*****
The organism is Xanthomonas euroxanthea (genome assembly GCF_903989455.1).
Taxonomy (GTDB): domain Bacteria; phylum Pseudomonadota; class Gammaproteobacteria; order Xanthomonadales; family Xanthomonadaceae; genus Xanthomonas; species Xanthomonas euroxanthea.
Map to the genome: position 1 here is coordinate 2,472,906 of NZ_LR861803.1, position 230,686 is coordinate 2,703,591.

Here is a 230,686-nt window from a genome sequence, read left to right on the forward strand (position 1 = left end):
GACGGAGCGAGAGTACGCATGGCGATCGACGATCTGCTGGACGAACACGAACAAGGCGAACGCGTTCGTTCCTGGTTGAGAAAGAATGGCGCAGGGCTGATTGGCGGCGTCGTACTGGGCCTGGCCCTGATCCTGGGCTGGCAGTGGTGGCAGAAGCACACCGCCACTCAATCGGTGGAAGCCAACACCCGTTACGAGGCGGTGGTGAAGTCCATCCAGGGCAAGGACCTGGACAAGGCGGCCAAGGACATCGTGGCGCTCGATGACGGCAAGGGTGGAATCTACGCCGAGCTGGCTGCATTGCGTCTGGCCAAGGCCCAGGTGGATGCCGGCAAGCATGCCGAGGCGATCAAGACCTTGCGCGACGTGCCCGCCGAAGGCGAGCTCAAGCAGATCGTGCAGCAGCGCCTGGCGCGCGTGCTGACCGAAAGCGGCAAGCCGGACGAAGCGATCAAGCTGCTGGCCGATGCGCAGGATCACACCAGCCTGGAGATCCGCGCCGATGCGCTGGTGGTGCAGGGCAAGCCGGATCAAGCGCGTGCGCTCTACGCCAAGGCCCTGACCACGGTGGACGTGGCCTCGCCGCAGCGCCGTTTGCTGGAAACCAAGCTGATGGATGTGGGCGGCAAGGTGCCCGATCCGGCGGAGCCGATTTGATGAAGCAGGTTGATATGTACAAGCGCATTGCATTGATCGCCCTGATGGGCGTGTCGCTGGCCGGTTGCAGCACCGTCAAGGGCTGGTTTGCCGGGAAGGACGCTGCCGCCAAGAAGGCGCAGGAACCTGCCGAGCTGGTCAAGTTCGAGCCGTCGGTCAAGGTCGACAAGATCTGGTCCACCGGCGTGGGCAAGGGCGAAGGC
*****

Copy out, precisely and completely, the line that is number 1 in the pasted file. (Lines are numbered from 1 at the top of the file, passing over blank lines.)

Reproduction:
The organism is Xanthomonas euroxanthea (genome assembly GCF_903989455.1).